In the very early days of APIs, when John Musser founded ProgrammableWeb, the default for every new API was open–wide open. As the industry has matured, companies have become more careful to enter the open, public API waters. Though the number of APIs is still growing rapidly, most new APIs look very different from those of a few years ago. Popular services used to launch with public APIs, or perhaps have them soon after. Now the popular services are more likely to hold out for awhile, perhaps learning from those before. This wariness of openness has perhaps gone too far, ignoring the positive potential of embracing the ecosystem.
HTML5 APIs help developers write mobile web applications that provide native application features. While this may suffice to a large extent for a certain class of applications, often it is found that there is a requirement to integrate one or more device (native) capabilities in these mobile web applications.
HP customers approve of it blocking Amazon’s EC2 API. Oracle renews copyright threat to API use. Plus: 2 new APIs.
GoChime integrates with Constant Contact to deliver automated marketing for social media. V.I.O. creates real time HD wearable video camera. Plus: Mastercard is driving innovation through APIs, Twitter API inventiveness continues, and 15 new APIs.
The explosive growth of social media, cloud computing and mobile devices is making Web APIs the primary interface for technology-driven products and services, and placing more and more attention on the emerging “API economy.” And with 50 percent of B2B collaboration predicted to take place through APIs by 2016, we are only seeing the tip of the iceberg.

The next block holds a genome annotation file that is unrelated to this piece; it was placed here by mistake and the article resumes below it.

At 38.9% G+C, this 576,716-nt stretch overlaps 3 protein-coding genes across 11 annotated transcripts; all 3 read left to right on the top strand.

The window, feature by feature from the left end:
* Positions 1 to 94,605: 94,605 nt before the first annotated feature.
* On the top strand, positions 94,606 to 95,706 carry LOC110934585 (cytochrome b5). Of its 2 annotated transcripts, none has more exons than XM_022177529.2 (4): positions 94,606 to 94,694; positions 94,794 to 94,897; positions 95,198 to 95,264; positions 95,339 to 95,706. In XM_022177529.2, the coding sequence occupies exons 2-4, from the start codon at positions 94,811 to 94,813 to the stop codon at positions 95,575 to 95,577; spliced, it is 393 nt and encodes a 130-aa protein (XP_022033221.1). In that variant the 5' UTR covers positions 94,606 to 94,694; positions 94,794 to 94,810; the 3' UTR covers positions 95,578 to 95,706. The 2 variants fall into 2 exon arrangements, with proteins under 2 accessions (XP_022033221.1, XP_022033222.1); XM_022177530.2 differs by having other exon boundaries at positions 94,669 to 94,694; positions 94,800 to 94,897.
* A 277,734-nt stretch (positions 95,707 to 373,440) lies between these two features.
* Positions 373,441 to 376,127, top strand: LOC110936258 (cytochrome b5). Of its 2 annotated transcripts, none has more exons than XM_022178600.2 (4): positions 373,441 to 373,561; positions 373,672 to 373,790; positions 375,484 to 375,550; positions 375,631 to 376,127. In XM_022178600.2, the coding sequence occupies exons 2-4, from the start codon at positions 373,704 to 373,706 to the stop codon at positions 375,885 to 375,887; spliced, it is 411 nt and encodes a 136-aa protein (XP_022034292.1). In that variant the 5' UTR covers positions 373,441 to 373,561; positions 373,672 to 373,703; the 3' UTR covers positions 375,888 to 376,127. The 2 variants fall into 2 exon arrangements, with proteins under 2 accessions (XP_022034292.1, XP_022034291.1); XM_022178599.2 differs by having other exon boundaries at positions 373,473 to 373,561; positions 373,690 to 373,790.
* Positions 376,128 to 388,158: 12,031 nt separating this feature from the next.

This week, we had 52 new APIs added to our API directory including a license plate communication and tracking platform , a tool for deep linking URLs and links in web and mobile applications, and an online shopping assistant API. We also featured a story exploring the state of web audio APIs.
Firebase, a realtime backend that lets you build entire apps with just front-end code, announced Monday it is partnering with Zapier. The partnership will allow developers to easily integrate a host of backend services (like Twilio, Sendgrid, Mailchimp and many, many others) into their apps with just a few simple clicks.
This week, we had 62 new APIs added to our API directory including a marketing affiliate tracking platform, an interactive 3D human body tool, and a new shopping cart API. We also featured an exclusive interview with Pinterest’s Head of Developer Relations.